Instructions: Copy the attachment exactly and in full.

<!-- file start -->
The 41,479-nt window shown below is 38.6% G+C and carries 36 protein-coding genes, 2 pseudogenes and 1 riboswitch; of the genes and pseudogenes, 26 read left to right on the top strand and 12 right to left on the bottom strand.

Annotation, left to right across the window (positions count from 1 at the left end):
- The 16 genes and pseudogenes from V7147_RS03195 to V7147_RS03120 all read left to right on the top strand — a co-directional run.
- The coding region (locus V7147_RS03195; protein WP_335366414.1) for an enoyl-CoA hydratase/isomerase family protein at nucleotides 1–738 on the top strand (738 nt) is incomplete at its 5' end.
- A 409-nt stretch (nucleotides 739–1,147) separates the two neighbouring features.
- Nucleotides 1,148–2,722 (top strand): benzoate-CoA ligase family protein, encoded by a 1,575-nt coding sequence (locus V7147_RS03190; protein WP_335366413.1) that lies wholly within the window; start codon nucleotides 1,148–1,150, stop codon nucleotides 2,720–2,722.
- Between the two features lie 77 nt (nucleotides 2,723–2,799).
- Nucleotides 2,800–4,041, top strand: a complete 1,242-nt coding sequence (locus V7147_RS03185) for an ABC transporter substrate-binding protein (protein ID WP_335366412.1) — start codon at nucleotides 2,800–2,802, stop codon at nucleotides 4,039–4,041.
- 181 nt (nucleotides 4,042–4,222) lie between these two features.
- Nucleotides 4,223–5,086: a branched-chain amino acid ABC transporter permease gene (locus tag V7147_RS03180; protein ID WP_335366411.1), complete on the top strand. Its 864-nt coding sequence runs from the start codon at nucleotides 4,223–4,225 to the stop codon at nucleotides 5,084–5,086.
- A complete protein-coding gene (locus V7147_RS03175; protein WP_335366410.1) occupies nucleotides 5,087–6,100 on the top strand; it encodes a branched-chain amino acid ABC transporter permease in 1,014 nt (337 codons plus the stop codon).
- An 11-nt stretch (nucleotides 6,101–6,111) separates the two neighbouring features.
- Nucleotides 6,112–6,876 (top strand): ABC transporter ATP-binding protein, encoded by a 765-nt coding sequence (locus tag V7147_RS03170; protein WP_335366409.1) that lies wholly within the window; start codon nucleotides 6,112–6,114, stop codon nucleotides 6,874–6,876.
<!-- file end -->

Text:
The 41,479-nt window shown below is 38.6% G+C and carries 36 protein-coding genes, 2 pseudogenes and 1 riboswitch; of the genes and pseudogenes, 26 read left to right on the top strand and 12 right to left on the bottom strand.

Annotation, left to right across the window (positions count from 1 at the left end):
- The 16 genes and pseudogenes from V7147_RS03195 to V7147_RS03120 all read left to right on the top strand — a co-directional run.
- The coding region (locus V7147_RS03195; protein WP_335366414.1) for an enoyl-CoA hydratase/isomerase family protein at nucleotides 1–738 on the top strand (738 nt) is incomplete at its 5' end.
- A 409-nt stretch (nucleotides 739–1,147) separates the two neighbouring features.
- Nucleotides 1,148–2,722 (top strand): benzoate-CoA ligase family protein, encoded by a 1,575-nt coding sequence (locus V7147_RS03190; protein WP_335366413.1) that lies wholly within the window; start codon nucleotides 1,148–1,150, stop codon nucleotides 2,720–2,722.
- Between the two features lie 77 nt (nucleotides 2,723–2,799).
- Nucleotides 2,800–4,041, top strand: a complete 1,242-nt coding sequence (locus V7147_RS03185) for an ABC transporter substrate-binding protein (protein ID WP_335366412.1) — start codon at nucleotides 2,800–2,802, stop codon at nucleotides 4,039–4,041.
- 181 nt (nucleotides 4,042–4,222) lie between these two features.
- Nucleotides 4,223–5,086: a branched-chain amino acid ABC transporter permease gene (locus tag V7147_RS03180; protein ID WP_335366411.1), complete on the top strand. Its 864-nt coding sequence runs from the start codon at nucleotides 4,223–4,225 to the stop codon at nucleotides 5,084–5,086.
- A complete protein-coding gene (locus V7147_RS03175; protein WP_335366410.1) occupies nucleotides 5,087–6,100 on the top strand; it encodes a branched-chain amino acid ABC transporter permease in 1,014 nt (337 codons plus the stop codon).
- An 11-nt stretch (nucleotides 6,101–6,111) separates the two neighbouring features.
- Nucleotides 6,112–6,876 (top strand): ABC transporter ATP-binding protein, encoded by a 765-nt coding sequence (locus tag V7147_RS03170; protein WP_335366409.1) that lies wholly within the window; start codon nucleotides 6,112–6,114, stop codon nucleotides 6,874–6,876.